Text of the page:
AR.Z.036. Austin (Tex.). City Council. Sally Shipman Records
AR.1991.010. Mildred Paxton Moody Papers
AR.1994.093. Austin Area League of Women Voters Records
AR.1995.002. Von Rosenberg Family Papers
AR.2002.025. Amalia Rodriguez-Mendoza Papers
AR.2006.013. Emilie Limberg Papers
AR.2010.012. Austin Women's History Network Records
AR.2011.005. Stuart and Emma Long Papers
AR.2012.034. Margret Hofmann Papers
The Hubert Jones Glass Plate Collection contains many photographs of sites and scenes from life in early Austin as well as many portraits, mostly unidentified, of women.
The Austin American-Statesman Negative Collection documents many news-worthy events, including many political scenes and political players. The negatives at the AHC span 1958-1982.
Neal Douglass was the first photojournalist for the Austin American-Statesman and then ran his own photography business in the mid-twentieth century, often photographing prominent people and politicians.
Bill Malone was photographer for the State Legislature from the 1960s through the early 1990s and his Collection of negatives includes many politicians. Consult the Photography Archivist for access to this collection.
The Artifacts Collection contains many buttons, bumper stickers, and similar campaign materials. Consult the staff to access these items.
[Petri Family Portrait], circa 1890s, J125, Hubert Jones Glass Plate Collection.
In the 19th century women’s lives were typically focused on their families. This portrait exemplifies that idea, as Clara Mossler Petri is surrounded by her children, Louisa Antoinette, Arthur Otto, and Charles Hubert Junior.
[Group of women gathered for a convention in Houston], 1911, PICA 16634.
The convention that these women are attending is unidentified. It may have been a social gathering but might also have been a political rally, as many of the women are wearing lapel pins and ribbons.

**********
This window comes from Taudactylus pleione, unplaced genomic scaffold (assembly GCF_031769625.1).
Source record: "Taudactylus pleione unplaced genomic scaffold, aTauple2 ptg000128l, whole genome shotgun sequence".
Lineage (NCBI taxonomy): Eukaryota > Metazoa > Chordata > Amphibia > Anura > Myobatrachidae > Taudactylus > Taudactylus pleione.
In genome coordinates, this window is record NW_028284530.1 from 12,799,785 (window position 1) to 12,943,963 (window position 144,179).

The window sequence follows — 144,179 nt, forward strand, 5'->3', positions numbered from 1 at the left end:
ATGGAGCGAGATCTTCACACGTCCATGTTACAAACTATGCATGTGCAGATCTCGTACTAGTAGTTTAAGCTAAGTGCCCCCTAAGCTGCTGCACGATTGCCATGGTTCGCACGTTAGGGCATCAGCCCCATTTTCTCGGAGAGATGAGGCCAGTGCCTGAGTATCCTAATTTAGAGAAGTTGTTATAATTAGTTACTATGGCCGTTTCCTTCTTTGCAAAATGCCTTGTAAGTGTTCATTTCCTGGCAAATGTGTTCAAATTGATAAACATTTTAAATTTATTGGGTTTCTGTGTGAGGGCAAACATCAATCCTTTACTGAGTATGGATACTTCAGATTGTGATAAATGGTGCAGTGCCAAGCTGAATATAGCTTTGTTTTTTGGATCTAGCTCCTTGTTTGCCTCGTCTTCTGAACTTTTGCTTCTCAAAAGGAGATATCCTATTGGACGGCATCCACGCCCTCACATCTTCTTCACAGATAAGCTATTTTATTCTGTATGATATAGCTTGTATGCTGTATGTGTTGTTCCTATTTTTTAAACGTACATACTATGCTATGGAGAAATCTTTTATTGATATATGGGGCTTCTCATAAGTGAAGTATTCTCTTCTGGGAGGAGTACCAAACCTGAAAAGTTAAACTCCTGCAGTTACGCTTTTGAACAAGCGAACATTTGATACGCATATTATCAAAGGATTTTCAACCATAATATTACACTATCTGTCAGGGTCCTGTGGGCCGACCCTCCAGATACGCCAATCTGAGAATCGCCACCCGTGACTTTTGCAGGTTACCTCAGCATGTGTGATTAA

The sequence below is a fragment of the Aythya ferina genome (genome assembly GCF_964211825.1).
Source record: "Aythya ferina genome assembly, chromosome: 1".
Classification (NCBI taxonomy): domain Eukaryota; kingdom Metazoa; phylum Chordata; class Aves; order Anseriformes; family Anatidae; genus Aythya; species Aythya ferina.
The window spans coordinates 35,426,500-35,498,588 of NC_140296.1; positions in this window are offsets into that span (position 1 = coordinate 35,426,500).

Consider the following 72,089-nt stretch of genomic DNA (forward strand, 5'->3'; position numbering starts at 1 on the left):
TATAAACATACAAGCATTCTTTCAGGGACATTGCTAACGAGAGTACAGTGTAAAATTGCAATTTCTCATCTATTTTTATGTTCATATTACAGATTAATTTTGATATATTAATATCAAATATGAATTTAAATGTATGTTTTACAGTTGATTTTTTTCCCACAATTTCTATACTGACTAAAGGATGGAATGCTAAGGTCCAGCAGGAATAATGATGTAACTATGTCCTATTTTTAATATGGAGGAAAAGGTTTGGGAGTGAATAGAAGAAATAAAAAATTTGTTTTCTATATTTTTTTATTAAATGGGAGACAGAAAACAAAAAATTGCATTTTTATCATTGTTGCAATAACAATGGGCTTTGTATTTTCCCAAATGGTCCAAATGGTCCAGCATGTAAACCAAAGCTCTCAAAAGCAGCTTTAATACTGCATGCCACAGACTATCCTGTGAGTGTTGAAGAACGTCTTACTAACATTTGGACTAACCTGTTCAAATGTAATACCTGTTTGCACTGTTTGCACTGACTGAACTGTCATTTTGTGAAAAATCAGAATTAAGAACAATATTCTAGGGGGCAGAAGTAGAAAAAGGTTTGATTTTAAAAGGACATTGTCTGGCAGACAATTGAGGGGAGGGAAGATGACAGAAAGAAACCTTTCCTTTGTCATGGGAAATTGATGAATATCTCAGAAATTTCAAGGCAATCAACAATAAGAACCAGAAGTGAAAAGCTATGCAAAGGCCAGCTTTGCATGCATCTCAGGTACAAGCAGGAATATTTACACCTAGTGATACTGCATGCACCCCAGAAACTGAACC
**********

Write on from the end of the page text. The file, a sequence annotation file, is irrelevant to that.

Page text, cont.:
[Women stenographers of the 35th Legislature], 1917, PICA 23540, Walter E. Long Collection.
In the early 20th century, women rarely held elected office but increasingly had jobs in behind-the-scenes positions. This group portrait depicts the women who were the stenographers for the 35th Legislative session.
That Texas Legislative Service Gang, May 25, 1937, PICA 19229.
The women in this portrait presumably were secretaries and administrative assistants at the Capitol, as they are posing with telephones, typewriters, and reports.
Equal Rights for Women Senate Hearing, February 24, 1959, AS-59-21912-01, Austin American-Statesman Negative Collection.
Dallas Attorney Betty Roberts argues at a Texas Senate committee hearing for Equal Rights for Women in front of Senators Abraham Kazen, Wardlow Lane, Jimmy Phillips, and Jep Fuller.
[Re-enactment of women registering to vote], June 1987, AR.2010.012(002). Austin Women’s History Network Records.
Sixty-nine years after Texas women won the right to vote, local women of the Texas Women’s History Network commemorated the event by re-enacting the historic photograph of women registering to vote for the first time in Travis County.